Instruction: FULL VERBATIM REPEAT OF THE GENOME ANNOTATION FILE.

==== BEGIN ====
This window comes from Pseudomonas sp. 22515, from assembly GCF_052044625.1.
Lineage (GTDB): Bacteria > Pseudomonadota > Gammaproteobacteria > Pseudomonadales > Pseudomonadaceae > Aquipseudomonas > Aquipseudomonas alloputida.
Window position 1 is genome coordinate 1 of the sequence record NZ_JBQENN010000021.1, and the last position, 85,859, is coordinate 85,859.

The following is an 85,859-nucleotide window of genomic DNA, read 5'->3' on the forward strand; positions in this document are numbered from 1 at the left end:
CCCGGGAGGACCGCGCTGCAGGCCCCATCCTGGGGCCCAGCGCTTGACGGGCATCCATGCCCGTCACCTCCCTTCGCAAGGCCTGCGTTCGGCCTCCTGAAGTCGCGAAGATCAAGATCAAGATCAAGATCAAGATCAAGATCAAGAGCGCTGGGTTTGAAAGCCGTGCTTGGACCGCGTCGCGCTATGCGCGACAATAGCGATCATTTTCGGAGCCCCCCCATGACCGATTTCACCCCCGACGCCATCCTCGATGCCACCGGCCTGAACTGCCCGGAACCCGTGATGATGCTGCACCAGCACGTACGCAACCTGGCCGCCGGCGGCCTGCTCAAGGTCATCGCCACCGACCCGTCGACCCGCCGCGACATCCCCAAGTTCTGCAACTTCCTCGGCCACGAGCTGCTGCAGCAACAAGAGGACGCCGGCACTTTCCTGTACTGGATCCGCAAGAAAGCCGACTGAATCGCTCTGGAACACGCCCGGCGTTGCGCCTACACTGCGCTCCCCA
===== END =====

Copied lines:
This window comes from Pseudomonas sp. 22515, from assembly GCF_052044625.1.
Lineage (GTDB): Bacteria > Pseudomonadota > Gammaproteobacteria > Pseudomonadales > Pseudomonadaceae > Aquipseudomonas > Aquipseudomonas alloputida.
Window position 1 is genome coordinate 1 of the sequence record NZ_JBQENN010000021.1, and the last position, 85,859, is coordinate 85,859.

The following is an 85,859-nucleotide window of genomic DNA, read 5'->3' on the forward strand; positions in this document are numbered from 1 at the left end:
CCCGGGAGGACCGCGCTGCAGGCCCCATCCTGGGGCCCAGCGCTTGACGGGCATCCATGCCCGTCACCTCCCTTCGCAAGGCCTGCGTTCGGCCTCCTGAAGTCGCGAAGATCAAGATCAAGATCAAGATCAAGATCAAGATCAAGAGCGCTGGGTTTGAAAGCCGTGCTTGGACCGCGTCGCGCTATGCGCGACAATAGCGATCATTTTCGGAGCCCCCCCATGACCGATTTCACCCCCGACGCCATCCTCGATGCCACCGGCCTGAACTGCCCGGAACCCGTGATGATGCTGCACCAGCACGTACGCAACCTGGCCGCCGGCGGCCTGCTCAAGGTCATCGCCACCGACCCGTCGACCCGCCGCGACATCCCCAAGTTCTGCAACTTCCTCGGCCACGAGCTGCTGCAGCAACAAGAGGACGCCGGCACTTTCCTGTACTGGATCCGCAAGAAAGCCGACTGAATCGCTCTGGAACACGCCCGGCGTTGCGCCTACACTGCGCTCCCCA